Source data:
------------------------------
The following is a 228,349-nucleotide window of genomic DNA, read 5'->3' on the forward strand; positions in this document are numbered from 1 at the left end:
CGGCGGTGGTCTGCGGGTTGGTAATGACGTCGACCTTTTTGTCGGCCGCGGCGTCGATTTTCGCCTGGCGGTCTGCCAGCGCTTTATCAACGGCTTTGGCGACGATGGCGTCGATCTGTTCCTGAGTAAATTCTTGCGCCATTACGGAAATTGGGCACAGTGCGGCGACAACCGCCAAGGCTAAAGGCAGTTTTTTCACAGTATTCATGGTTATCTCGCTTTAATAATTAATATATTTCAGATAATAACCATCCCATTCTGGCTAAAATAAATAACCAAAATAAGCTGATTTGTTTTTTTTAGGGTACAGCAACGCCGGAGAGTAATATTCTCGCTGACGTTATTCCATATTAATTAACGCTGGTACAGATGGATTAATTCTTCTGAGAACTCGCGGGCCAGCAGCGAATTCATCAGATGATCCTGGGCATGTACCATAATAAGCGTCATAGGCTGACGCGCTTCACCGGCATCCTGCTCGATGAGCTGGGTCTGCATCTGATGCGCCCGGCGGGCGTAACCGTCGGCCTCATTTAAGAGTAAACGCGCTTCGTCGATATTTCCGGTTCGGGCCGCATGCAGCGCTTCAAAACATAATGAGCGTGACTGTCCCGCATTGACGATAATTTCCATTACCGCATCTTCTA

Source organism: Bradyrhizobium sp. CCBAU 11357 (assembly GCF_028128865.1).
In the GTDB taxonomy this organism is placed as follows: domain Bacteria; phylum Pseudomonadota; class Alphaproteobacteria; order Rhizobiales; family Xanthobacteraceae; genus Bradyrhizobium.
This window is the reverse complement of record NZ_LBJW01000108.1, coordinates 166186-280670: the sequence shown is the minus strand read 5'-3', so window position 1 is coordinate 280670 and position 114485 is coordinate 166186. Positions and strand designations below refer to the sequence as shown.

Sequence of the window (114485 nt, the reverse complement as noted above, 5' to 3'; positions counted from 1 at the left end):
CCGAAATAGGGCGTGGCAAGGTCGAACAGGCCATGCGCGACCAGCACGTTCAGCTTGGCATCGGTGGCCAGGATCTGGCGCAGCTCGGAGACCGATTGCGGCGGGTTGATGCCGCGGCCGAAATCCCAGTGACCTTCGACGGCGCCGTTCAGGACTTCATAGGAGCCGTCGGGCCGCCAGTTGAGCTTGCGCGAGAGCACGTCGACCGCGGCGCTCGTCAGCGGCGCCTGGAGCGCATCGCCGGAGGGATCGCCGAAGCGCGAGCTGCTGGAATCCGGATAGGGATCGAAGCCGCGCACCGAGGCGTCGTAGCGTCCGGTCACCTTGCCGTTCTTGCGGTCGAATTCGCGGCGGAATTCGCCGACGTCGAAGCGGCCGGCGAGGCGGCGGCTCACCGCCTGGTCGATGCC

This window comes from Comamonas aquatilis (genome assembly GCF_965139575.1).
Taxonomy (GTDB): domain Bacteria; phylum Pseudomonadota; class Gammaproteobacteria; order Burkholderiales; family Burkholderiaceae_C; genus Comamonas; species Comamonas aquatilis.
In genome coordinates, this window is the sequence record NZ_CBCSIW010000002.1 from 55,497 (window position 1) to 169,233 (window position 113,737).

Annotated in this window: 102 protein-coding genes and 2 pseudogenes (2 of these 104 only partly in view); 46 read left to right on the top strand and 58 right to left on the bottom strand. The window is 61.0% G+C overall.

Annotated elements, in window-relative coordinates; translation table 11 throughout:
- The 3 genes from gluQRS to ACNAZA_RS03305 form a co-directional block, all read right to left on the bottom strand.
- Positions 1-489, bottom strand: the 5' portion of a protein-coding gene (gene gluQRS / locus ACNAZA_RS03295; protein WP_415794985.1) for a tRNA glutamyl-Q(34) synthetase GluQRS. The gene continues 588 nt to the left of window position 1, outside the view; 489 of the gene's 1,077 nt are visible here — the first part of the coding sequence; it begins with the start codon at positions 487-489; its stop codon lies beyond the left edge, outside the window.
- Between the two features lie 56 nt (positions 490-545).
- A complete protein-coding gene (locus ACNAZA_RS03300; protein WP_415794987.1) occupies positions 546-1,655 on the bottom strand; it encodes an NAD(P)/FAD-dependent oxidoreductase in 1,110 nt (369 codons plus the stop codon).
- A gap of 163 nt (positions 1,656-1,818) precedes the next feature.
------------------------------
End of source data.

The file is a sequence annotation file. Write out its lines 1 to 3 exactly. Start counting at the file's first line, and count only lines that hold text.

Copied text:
The following is a 228,349-nucleotide window of genomic DNA, read 5'->3' on the forward strand; positions in this document are numbered from 1 at the left end:
CGGCGGTGGTCTGCGGGTTGGTAATGACGTCGACCTTTTTGTCGGCCGCGGCGTCGATTTTCGCCTGGCGGTCTGCCAGCGCTTTATCAACGGCTTTGGCGACGATGGCGTCGATCTGTTCCTGAGTAAATTCTTGCGCCATTACGGAAATTGGGCACAGTGCGGCGACAACCGCCAAGGCTAAAGGCAGTTTTTTCACAGTATTCATGGTTATCTCGCTTTAATAATTAATATATTTCAGATAATAACCATCCCATTCTGGCTAAAATAAATAACCAAAATAAGCTGATTTGTTTTTTTTAGGGTACAGCAACGCCGGAGAGTAATATTCTCGCTGACGTTATTCCATATTAATTAACGCTGGTACAGATGGATTAATTCTTCTGAGAACTCGCGGGCCAGCAGCGAATTCATCAGATGATCCTGGGCATGTACCATAATAAGCGTCATAGGCTGACGCGCTTCACCGGCATCCTGCTCGATGAGCTGGGTCTGCATCTGATGCGCCCGGCGGGCGTAACCGTCGGCCTCATTTAAGAGTAAACGCGCTTCGTCGATATTTCCGGTTCGGGCCGCATGCAGCGCTTCAAAACATAATGAGCGTGACTGTCCCGCATTGACGATAATTTCCATTACCGCATCTTCTA

Source organism: Bradyrhizobium sp. CCBAU 11357 (assembly GCF_028128865.1).